The First Sunday of Advent
Scripture Text: Isaiah 2:1–5; Psalm 122; Romans 13:8–14; Matthew 24:36–44
A sermon for the First Sunday in Advent, Year A • Download PDF
The season is Advent, so we should not be surprised that metaphors of coming and going and traveling are used. Isaiah exhorts, let us go up to the house of the Lord, and let us walk in the light of the Lord. The psalmist is happy whenever anyone says, “Let us go to the house of the Lord.” We should be just as happy, though we know only too well that the majority of the typical church membership is absent most Sundays of the year. That should not make us less glad since our happiness is not in what others do or do not do, or even in what we do. Our joy comes from the Lord. So, let us be glad when anyone — pastor or not —says, “Let us go to the house of the Lord.”
Church is where we hear the Word of God, both law and gospel, accusation and grace. Church is where salvation happens because that is where the Word is heard and believed. Church is also where we are called throughout the millennia, as Paul exhorts us down through the years, to walk properly as those who are clothed in Christ, clad in the armor of light.
Attired in light or in armor, we are clothed in Christ, with nowhere to go at present (unless you count going up to the house of the Lord). Instead, we are a people waiting for the return of Jesus. In the optional Gospel Lesson the First Sunday of Advent (Matthew 21:1–11), it is the blessed Jesus who is the one on the move, the one coming in the name of the Lord. Interestingly, in the primary Gospel Reading, we are not so much coming or going as being still, ready for the sudden and final appearing of the Lord, that happens at a time we cannot anticipate.
In our First Lesson (Isaiah 2:1–5), the prophecy declares that one day everyone will be on the move. All nations will stream to the mountain of the Lord. It is difficult for me to not imagine Jesus on the mountain with his disciples gathered around to hear his teaching. But the day is coming when not just a few disciples will gather on the that holy mountain. In that day, all nations will bow before him and walk in his light. In that day, he will judge the nations, and there will be peace on earth. Advent reminds us to call that day today. Come, let us walk in the light that is our Lord, and let us do so today.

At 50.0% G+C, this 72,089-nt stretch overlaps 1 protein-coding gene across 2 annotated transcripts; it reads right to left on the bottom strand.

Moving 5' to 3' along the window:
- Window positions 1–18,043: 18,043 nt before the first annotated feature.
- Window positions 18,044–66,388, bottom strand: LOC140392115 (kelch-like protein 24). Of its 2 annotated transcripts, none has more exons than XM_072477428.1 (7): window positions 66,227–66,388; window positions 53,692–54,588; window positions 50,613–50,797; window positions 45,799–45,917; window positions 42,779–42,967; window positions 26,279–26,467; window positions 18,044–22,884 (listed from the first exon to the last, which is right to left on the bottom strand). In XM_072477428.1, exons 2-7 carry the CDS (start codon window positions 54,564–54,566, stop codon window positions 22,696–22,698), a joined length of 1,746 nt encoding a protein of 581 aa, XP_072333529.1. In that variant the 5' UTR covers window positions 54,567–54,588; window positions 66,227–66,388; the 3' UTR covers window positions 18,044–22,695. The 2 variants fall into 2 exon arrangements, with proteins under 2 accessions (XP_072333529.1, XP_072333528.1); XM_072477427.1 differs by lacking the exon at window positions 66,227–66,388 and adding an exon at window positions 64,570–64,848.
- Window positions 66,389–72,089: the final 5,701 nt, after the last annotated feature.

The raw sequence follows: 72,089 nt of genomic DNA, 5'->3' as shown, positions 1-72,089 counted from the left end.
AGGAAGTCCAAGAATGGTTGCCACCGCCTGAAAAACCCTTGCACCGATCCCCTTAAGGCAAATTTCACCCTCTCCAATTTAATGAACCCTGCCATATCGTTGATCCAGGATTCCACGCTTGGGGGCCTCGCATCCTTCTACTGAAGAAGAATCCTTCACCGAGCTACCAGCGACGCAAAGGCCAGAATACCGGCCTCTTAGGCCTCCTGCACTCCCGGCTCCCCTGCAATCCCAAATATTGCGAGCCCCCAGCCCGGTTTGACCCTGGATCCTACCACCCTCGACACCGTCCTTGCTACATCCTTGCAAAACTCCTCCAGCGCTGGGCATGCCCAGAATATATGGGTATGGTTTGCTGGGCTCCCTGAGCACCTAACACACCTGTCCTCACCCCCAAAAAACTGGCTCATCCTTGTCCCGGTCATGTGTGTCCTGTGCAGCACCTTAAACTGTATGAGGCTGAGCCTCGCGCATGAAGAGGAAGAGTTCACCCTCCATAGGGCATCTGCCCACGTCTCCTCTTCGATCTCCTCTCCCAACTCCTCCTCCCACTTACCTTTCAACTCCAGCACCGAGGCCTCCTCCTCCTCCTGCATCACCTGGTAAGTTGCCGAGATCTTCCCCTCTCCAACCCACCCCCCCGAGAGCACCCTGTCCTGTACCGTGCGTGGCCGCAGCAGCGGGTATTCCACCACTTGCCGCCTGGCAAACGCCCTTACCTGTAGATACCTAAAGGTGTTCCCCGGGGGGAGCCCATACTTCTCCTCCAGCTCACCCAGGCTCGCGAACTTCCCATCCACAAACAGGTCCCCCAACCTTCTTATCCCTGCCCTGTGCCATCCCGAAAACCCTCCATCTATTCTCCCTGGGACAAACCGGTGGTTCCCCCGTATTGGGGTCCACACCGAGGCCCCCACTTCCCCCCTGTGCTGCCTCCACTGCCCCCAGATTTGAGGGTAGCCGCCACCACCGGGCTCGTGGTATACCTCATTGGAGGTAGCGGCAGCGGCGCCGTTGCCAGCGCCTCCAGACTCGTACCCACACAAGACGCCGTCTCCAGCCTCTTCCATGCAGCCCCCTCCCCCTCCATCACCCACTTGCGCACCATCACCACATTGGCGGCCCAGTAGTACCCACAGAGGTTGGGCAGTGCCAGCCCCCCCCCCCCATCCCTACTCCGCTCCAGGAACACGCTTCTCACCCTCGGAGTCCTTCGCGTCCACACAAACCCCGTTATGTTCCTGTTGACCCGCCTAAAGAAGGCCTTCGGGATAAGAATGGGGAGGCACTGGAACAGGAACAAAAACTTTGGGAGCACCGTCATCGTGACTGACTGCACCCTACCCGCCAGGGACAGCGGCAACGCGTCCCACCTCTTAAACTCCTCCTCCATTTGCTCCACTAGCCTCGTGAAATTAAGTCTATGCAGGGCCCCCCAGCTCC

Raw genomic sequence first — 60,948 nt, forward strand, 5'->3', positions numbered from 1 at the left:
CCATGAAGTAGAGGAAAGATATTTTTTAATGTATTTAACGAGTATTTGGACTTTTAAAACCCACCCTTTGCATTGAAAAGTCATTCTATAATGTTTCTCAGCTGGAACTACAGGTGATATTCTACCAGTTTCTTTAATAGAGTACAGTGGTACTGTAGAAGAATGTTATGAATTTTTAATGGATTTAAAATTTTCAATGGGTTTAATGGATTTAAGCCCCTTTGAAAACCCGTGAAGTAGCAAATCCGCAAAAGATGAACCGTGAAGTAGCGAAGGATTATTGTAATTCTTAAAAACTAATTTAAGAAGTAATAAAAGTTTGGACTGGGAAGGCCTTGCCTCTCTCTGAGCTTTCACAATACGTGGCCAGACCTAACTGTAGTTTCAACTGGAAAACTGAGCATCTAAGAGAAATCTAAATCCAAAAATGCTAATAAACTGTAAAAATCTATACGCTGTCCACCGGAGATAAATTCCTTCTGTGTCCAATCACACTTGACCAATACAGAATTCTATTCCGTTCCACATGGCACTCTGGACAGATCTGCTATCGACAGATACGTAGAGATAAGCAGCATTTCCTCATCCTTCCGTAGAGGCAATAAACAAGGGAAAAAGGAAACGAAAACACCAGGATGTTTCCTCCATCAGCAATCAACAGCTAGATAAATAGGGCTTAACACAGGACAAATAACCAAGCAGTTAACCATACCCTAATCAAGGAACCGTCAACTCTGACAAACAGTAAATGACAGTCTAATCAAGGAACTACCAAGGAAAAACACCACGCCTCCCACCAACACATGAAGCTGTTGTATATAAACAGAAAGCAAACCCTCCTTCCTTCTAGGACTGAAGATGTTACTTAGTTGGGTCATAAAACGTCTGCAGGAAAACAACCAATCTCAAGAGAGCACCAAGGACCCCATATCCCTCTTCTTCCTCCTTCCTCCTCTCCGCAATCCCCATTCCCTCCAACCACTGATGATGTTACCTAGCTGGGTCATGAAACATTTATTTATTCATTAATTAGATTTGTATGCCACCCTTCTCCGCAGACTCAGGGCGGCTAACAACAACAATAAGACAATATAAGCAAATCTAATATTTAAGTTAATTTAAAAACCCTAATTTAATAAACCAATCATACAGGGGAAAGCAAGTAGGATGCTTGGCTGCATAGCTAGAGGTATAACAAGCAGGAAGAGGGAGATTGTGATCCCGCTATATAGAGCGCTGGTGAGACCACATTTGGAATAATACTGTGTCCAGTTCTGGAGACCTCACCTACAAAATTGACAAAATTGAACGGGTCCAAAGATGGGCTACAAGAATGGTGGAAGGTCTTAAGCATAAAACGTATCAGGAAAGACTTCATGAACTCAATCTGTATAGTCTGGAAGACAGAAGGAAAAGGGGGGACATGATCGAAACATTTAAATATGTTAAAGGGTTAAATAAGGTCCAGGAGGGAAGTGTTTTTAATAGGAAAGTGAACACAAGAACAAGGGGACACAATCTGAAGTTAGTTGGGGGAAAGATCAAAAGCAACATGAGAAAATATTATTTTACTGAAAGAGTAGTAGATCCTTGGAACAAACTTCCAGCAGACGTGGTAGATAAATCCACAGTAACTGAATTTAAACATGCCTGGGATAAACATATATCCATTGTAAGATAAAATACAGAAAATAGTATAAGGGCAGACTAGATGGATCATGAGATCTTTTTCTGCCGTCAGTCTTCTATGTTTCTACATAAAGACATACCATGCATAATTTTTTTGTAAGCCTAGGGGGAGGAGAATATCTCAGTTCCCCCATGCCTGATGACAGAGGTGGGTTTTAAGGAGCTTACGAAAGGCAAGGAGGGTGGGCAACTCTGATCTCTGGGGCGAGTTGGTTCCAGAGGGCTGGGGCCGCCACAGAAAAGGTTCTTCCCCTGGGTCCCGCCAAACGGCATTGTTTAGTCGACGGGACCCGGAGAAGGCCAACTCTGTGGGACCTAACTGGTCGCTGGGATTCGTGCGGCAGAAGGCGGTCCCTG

Advent makes us all into pilgrims. The journey begins today; it may begin any day. Ironically, it is the busy days before Christmas when we are to put away worldly concerns and focus on the coming Savior. This is a time for joy instead of the stress that commonly accompanies this season before Christmas here in the West. What a blessed Christmas it will be when our chief concern is, "Let us go up to the house of the Lord!"
So, while we have the dawning of this coming Light, it is time to walk in his Light. The night of this last age is nearly over, and we must prepare to wake up and leave the darkness. There is no way to do so but to dress in that bright armor who is Jesus. To put on the Lord Jesus Christ is to be ready, even as we are waiting, to walk in the shining light of day. Advent is a time for us to remember to get dressed up in the Lord, to conscientiously clothe ourselves with the Light of the World.
Who knows (Mark 13:32) when the end (Matthew 24:13) will come and the Son of Man appears, “coming on the clouds of heaven with power and great glory” (Matthew 24:30b)? Whenever the end — or shall we say the beginning — arrives, it will be a surprise. He has told us so, that even he did not know when that Day would be. So, because we do not know when he will appear — because it will be at an unexpected time—we simply must be ready at all times. We must be waiting, clothed in Christ Jesus because Advent is a time of making ready for the unexpected arrival of the Great King.
And what will be the effect of his coming again? Those who are not ready, who have not been waiting, who are not clothed in him, will be cast into the outer darkness. But those who are ready, who have clothed themselves in Christ through faith in his righteousness, in fact, will not be surprised at all. Oh, you will surely be surprised at the hour in which he appears. But you will not be surprised at the result.
He will call you forth from your pew, your kitchen or field or other workplace. He will call most of us from our graves. From wherever he calls us, the saying will be heard by all the faithful: “Come, you who are blessed of my Father; inherit the kingdom prepared for you from the foundation of the world” (Matthew 25:34). This is who and what we await in this season of Advent. Surely he is coming quickly. “Amen. Come, Lord Jesus” (Revelation 22:20–21).
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